Thursday, April 13, 2006

Microsoft's Windows Live Academic Joins Search for Scholarly Publishing Content

There is wide coverage of Microsoft's launch of the Beta for Windows Live Academic Search (WLAS), the new search portal that includes content from many major scholarly publishers. Initial partners in journal and indexing content include CrossRef, the IEEE, the ACM, John Wiley & Sons, Inc., and Elsevier include: Taylor & Francis Group, the American Institute of Physics, the American Physical Society, the Institute of Physics, Ex Libris, TDNet, Blackwell, Nature Publishing, British Library, and OCLC, according to Web Pro News. Free and premium scholarly content is served up via the OpenURL and DOI link resolvers of partners, providing consistent references for researchers requiring stable citation information.

The interface is quite nice, if a little quirky. Glide your cursor over a given search result and an article abstract pops up in the left-hand portion of the display, as well as BibTex and EndNote data tabs, further facilitating citation for researchers. The abstract panel can disappear easily if necessary. The search results themselves scroll in a sub-window of the page rather slowly, which is a little annoying if you're trying to find a result that's not near the top of the stack. My assumption is that this "user friendly" feature is probably a way to provide an interface that will work consistently on both PCs and mobile devices.

There are other nice little touches in the interface that add up to something that is tangibly different from Google Scholar; it's a tool for researchers rather than search results for researchers. Still missing is metadata on purchasing that's already available in Google results - only a warning message "The search results contain freely available and access-restricted content from peer-reviewed journals." appears in a banner above WLAS search results (premium content as a danger sign...?). Also missing is consistent navigation: at least in this early Beta version there's no tracking back to the Academic search box. But the proof of the value of this service will be in the search results themselves, which is a little difficult to judge in an offhand test with the very esoteric topics covered in the service. In general WLAS appears to rely a little more on the cataloging metadata from partners to provide relevant content in high-level category searches.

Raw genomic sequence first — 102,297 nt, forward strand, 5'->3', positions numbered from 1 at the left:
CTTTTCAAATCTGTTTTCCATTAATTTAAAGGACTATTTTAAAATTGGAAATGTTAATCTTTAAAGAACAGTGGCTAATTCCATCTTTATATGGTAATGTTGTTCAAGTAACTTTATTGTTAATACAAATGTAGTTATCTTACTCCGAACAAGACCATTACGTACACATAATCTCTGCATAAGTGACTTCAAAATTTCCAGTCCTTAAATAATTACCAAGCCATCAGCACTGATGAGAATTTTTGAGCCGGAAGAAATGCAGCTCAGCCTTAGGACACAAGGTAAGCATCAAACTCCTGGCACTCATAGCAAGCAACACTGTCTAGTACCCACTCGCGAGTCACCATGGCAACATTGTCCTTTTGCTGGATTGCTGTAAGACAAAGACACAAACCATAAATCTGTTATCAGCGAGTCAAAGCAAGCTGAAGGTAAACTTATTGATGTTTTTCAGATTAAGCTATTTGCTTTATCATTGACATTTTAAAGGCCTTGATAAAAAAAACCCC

Windows Live in general is trying to carve out a feature-by-feature competitor to Google services, neutral in its approach to content sources and attempting to provide superior usability for its audience. The WLAS facility offers a lot of promise as a tool, but it will do little to ease many underlying issues faced by publishers trying to define their own online futures via an expanding array of search partners. If WLAS succeeds it will take some share of the market for online scholarly content search: others such as Google and Yahoo will take their own part as well, but it's a given that none of these will ever "own" the market for scholarly content searching. In short time this will require scholarly publishers to provide a more consistent cross-platform approach to content licensing that will empower content subscribers to use whatever search tools work best for them at the moment. Pay-per-view access alone as a solution in these environments is not likely to suffice for many of their targeted users.

This new entry from Microsoft is sure to heat up the competition for effective scholarly content search services online with its distinct and useful features, but it is far from solving the many commercial issues that scholarly publishers must address to thrive in an online search-driven world.
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